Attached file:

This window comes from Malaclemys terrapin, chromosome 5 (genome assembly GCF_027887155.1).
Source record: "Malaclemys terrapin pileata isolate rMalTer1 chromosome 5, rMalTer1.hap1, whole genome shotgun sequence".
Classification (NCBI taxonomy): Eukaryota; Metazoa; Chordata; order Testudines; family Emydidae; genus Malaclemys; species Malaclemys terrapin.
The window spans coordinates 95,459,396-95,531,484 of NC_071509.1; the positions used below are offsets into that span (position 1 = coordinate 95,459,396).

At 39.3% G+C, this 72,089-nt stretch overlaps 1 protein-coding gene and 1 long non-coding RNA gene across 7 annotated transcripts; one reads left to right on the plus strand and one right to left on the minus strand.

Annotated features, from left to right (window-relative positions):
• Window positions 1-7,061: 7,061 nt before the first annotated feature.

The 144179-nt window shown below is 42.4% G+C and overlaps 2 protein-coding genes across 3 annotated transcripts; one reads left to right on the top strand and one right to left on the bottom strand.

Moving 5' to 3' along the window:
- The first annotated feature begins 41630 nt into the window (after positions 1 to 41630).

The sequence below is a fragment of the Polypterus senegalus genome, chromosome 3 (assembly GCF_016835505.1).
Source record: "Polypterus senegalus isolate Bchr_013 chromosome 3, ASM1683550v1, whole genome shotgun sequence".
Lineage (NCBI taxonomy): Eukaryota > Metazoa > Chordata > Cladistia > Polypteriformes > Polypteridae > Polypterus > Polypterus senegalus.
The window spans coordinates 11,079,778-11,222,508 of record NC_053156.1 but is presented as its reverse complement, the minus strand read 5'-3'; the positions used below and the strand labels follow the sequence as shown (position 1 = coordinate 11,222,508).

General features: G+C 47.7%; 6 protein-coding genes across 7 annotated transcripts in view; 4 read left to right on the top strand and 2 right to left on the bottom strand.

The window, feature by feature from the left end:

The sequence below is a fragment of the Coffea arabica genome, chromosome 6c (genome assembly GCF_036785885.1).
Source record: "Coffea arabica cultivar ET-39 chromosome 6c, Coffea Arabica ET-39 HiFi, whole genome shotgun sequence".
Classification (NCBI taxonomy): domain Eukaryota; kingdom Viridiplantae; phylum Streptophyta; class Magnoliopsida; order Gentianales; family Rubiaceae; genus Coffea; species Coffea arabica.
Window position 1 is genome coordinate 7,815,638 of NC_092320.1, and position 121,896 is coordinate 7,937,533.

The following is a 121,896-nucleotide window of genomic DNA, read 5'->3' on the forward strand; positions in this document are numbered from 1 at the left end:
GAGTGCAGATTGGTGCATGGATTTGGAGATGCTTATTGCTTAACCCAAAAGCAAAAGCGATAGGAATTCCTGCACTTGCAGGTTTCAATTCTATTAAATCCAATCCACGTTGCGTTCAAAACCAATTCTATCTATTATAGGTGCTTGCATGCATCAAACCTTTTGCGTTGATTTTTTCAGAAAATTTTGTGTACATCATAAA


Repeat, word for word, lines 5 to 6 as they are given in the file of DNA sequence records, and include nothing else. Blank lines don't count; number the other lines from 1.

At 39.3% G+C, this 72,089-nt stretch overlaps 1 protein-coding gene and 1 long non-coding RNA gene across 7 annotated transcripts; one reads left to right on the plus strand and one right to left on the minus strand.

Annotated features, from left to right (window-relative positions):